SaaStr founder and CEO Jason Lemkin chats with Box CEO and Co-Founder Aaron Levie to talk about what’s new at Box, SaaS fatigue, hiring a new COO, operating margins and efficiency, the future of AI, and what to expect for 2024.
Let’s jump into Aaron’s advice, hot takes, and of course, What’s New.
On How to Go Long in SaaS
There are a variety of factors involved in keeping the energy up to continue building a business in SaaS. Aaron has been at it with Box for almost 20 years. How does he do it?
“I’ve never been able to come up with something more exciting than software,” he says.
He believes Enterprise software is the most exciting thing. The consumer side is ten times more stressful because you don’t have recurring revenue, and a single change in the platform can alter the entire dynamics of your business model. You’re dealing with the whim and mercy of the fickle consumer market. But Box has lucked out with 95% recurring revenue. They get to talk to brand-new businesses in completely different industries all the time.
Sometimes, it’s a media company making movies with your software, and other times, it’s a defense company saving the world with your software. Aaron’s advice is to have to have a deep passion for continuously trying to solve new problems for people. That’s the part that will change forever and make this industry interesting. Otherwise, you’re doing the same thing every day.
Since tech employees have the lowest satisfaction on record, How do you energize the team in this era?
Aaron begins by saying he doesn’t want to diminish the psychological impact of layoffs. They’re real problems that have a massive impact on people and families. So, let’s compartmentalize that component and talk about low employee satisfaction independent of that.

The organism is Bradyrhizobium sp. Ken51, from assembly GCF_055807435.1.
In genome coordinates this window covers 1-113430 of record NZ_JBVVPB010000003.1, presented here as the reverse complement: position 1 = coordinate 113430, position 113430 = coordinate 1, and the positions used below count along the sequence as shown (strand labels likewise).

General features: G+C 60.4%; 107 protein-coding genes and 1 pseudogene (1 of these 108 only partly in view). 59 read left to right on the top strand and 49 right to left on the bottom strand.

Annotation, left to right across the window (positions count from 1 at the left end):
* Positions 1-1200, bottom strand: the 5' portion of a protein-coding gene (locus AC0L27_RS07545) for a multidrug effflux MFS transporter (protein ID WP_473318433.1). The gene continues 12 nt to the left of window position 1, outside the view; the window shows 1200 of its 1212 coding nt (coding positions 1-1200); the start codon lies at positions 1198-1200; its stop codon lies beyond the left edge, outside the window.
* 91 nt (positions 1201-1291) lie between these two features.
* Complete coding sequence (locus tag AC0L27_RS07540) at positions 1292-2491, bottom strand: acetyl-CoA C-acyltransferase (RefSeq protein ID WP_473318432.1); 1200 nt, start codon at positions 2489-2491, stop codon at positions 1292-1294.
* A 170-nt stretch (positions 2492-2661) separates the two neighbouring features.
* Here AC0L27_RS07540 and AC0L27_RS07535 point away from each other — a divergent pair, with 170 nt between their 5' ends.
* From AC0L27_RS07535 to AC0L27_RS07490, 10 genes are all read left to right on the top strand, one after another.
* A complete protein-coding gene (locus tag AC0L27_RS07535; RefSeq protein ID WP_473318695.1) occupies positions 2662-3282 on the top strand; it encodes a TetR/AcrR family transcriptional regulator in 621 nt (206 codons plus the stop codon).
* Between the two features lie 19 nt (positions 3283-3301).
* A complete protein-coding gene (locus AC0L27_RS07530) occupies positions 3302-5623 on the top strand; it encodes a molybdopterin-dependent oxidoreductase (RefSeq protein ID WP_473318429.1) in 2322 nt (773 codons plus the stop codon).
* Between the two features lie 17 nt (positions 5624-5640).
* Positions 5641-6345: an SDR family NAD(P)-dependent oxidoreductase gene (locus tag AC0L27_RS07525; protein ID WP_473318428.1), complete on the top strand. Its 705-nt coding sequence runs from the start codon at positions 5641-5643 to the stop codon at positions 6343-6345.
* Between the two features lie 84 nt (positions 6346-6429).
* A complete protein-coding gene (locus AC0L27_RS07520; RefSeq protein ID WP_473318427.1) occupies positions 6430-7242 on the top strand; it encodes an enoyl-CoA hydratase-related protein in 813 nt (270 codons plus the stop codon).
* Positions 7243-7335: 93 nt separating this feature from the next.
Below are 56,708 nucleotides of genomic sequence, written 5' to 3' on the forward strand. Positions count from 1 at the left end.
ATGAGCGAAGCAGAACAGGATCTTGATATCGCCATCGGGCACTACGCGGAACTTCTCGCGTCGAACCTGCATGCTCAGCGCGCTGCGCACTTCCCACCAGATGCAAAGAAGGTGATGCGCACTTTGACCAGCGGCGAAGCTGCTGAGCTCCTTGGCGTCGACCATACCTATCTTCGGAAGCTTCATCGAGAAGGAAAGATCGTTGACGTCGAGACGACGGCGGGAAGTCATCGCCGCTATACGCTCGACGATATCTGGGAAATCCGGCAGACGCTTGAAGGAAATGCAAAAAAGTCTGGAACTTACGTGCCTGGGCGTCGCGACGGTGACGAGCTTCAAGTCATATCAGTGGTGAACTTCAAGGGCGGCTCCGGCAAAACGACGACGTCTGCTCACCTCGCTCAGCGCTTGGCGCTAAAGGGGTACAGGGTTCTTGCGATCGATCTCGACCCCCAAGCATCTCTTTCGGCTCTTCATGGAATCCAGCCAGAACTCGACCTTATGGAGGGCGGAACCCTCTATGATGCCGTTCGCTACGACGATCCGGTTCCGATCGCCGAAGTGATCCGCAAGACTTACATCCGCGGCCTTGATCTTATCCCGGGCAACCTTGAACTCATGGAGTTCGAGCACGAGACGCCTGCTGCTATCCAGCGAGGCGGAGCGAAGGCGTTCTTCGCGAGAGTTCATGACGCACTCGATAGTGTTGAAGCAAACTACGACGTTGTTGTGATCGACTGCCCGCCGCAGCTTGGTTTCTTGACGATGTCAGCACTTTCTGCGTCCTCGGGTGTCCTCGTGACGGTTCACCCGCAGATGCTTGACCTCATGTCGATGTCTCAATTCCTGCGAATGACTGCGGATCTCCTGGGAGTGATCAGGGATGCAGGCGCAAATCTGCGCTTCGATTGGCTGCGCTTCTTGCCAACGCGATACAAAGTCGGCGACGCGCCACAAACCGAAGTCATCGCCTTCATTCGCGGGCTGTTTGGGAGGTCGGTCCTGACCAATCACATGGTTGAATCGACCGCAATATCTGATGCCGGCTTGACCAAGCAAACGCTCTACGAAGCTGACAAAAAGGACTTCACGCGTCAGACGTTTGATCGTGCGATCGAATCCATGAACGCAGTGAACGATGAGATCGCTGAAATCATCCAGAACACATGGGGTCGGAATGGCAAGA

“I don’t think you could have a better job on the planet than the software industry,” he shares. “We get to go to our computers, work with other people, design new ideas, and talk to people everywhere.”
This isn’t particularly hard work compared to 90% of the jobs Aaron sees. In most jobs we interact with on the consumer side, the energy level after day 3,000 of doing what you’re doing is incredibly inspiring compared to how easy tech jobs are and what we get to do every day.
On Hiring a New COO
This is Box’s third COO in 14-15 years. Their co-founder, Dylan Smith, handles many functions of the business, like finance. He keeps the business humming and is a thought partner on all things business strategy. His work frees Aaron to focus on what he loves: product and engineering. The other part of the business Aaron needs help with is the GTM operation — customer success, marketing, all of the international global operations, sales, and consulting. That’s what the COO is for.